The Golden Triangle of Northern Thailand Motorcycle Tour

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    Chiangmai royal pavilion chiangmai , Thailand

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Nothing is more heavenly to a motorcycle rider than winding roads, incredible scenery, and days spent meeting locals and tasting authentic cuisine. No wonder the Golden Triangle of Northern Thailand is such a popular route for motorbike travel, because it contains those three points of promise. The famous Golden Triangle region overflows with culture and history, and there are scenic highlights abound. Regardless of when you go or for how long, the Golden Triangle region is the perfect roadway for touring with a motorcycle.

Basic Informations

  • Days to complete: minimum 3 up to 16 days long or more.
  • When to go: November – February (March and April are months of burning rice fields).
  • Difficulty: For the average experienced.
  • What you could see: National parks, hot springs and waterfalls, the Mekong River, mountains, temples, and so on. You can visit the Three Tribes Village where Eghor, Karin Longnecks, and Musoe reside or check out the longest cave network in Thailand.
  • Road conditions: All roads are paved with over a thousand curves on the roadways.

The Golden Triangle Loop consists of roadways travelling from Chiang Mai, Tha Ton, Mae Sai, and rides along the borders of Myanmar and Laos. The level of difficulty is less arduous than the Mae Hong Son loop and is ideal for those who enjoy riding on less congested roads in the middle of a week. All roads are paved. There are over a thousand curves on the roadways, but most are easy to lean into. No wonder the Golden Triangle loop has been called “scenic riding heaven.” The Golden Triangle tour also has plenty of stop-off points and attractions. Taking the loop puts you en route for popular national parks, hot springs and waterfalls, the Mekong River, mountains, temples, and so on. You can visit the Three Tribes Village where Eghor, Karin Longnecks, and Musoe reside or check out the longest cave network in Thailand before coming to the point where Thailand, Laos, and Myanmar converge.

For preparation, you are going to want protective clothing, gloves, and a nice helmet. You will also want to bring luggage and accessories that can easily be connected to your rental motorbike.

Cost Breakdown

  • Motorbike rental: 200 – 1000 bath/ day.
  • Accommodation in villages: ca. 1200 bath per night for a hostel room.
  • Food and drink: 40-100 bath for dinner.

Motorbike rental is going to be the biggest expense, in total, throughout the loop. Depending on the motorcycle you want, you could be putting out anywhere from 200-1000 baht per day. Therefore, if you plan on trying to fit in the Golden Triangle within 10-15 days, the entire cost of motorbike rental will range from 2000 baht on the low end (old bike, low price) to 15,000 baht (decent bike, high price).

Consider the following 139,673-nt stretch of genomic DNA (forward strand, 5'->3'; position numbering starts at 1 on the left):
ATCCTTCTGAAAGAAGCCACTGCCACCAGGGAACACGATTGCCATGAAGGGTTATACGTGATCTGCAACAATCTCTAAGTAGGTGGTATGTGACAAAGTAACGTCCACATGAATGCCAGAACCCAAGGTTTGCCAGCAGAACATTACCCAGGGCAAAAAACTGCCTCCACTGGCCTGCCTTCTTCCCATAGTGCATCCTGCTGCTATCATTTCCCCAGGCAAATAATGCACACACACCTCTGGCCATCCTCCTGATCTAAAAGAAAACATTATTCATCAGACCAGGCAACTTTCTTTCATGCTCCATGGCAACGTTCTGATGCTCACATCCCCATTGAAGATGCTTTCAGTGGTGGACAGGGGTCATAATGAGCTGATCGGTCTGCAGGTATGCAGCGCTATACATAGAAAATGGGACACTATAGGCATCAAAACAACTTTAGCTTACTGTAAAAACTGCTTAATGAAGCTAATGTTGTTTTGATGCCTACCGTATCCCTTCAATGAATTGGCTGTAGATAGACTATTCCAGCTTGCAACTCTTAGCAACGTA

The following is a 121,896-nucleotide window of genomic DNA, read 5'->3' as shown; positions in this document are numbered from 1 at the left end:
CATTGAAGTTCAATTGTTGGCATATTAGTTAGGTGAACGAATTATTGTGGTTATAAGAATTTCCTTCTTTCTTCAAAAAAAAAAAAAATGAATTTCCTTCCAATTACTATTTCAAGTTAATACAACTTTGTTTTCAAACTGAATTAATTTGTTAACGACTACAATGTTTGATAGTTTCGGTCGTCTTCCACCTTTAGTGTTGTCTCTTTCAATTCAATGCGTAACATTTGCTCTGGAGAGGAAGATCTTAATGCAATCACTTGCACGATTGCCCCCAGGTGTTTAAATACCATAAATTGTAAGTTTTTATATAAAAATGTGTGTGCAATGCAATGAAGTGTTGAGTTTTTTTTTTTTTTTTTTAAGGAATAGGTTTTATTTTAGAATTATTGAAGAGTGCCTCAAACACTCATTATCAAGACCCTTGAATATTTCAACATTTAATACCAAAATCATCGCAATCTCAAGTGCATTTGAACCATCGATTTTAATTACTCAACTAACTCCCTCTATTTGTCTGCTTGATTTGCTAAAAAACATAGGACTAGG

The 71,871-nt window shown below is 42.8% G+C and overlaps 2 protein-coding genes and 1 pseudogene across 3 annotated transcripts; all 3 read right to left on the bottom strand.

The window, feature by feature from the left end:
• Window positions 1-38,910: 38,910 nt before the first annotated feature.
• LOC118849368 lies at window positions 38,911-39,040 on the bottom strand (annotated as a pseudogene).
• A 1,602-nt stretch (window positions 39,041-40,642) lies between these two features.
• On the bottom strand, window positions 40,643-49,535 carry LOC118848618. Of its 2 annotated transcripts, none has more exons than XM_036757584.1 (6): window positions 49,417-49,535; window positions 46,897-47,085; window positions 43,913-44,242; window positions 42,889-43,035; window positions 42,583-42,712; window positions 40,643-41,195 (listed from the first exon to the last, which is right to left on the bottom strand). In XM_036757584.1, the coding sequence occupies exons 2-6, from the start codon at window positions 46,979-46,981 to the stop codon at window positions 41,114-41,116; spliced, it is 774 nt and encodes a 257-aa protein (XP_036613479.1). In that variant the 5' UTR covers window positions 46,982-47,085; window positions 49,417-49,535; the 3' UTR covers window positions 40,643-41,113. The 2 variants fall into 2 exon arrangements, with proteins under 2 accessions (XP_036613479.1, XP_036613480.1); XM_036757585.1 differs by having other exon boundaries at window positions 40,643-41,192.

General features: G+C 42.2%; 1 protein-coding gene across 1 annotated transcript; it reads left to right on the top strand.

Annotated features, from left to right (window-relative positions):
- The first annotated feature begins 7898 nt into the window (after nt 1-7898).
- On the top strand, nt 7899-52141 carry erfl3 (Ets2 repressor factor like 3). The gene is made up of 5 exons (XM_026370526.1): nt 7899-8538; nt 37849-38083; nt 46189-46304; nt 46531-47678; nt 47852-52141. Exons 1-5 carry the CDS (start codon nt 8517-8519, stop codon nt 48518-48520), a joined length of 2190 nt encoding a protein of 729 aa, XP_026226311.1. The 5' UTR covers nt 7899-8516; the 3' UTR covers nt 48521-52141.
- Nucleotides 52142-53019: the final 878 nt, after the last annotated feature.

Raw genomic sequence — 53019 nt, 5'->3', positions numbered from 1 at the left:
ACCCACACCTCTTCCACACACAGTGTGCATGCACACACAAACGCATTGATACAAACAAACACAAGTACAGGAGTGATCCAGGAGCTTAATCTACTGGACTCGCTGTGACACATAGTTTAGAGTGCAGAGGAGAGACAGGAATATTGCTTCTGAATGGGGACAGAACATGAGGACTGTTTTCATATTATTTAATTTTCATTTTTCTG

As for your lodgings, there will be a number of villages with hostels throughout the region. You can get a hostel room for as little as 1,200 THB per night in Chiang Mai; and you can assume that cost will be about the same anywhere you go. Of course, there are higher-end hotels available too, but you might wind up spending upwards of 45,000 THB per night.
Lastly, you should have enough money put aside for petroleum, food and drink. There are plenty of cafes and road-side restaurants throughout the Golden Triangle region with decent food and service that can fill you up for anywhere from 40-100 baht.

Itinerary Examples

Depending on how long you want to spend on the Golden Triangle tour, your itinerary could be anywhere from 3-16 days long or more!
Here are some samples of itineraries that will be broken down a little later:

Example #1 – 8 Day Itinerary

There are some breaks built into this itinerary. You don’t have to take these breaks if you don’t want to.

    • 1 st DAY:
      Depart from Chiang Mai, heading for Nan Province, where you can check out Wat Phumin, one of the most important temples of Northern Thailand. The distance from Chiang Mai to Nan is about 5 hours.
    • 2 nd DAY:
      From Nan to Phu Chi Fa. This is usually the longest leg of the journey and will take you through regions with fantastic views, steep climbs, and along mountain ridge-lines. The total distance from Nan to Phu Chi Fa is about 350 kilometres and takes around 7-8 hours to complete with minimal stops. (44 miles)
    • 3 rd DAY:
      Depart from Phu Chi Fa and head towards Chiang Saen. Along this part of the loop, you get to ride one of the steepest roads in Thailand and along the Mekong River. This is where a lot of obligatory photo ops happen. You can either choose to stop in Chiang Saen or continue onward to Mae Sai.In Chiang Saen, there is the Old Opium Museum, where you can learn about the opioid trade that was at the centre of the Golden Triangle during the 19th and 20th centuries. There is also the new Hall of Opium that was completed in 2005 and the Chiang Saen National Museum to visit.

golden triangle

  • 4 th DAY: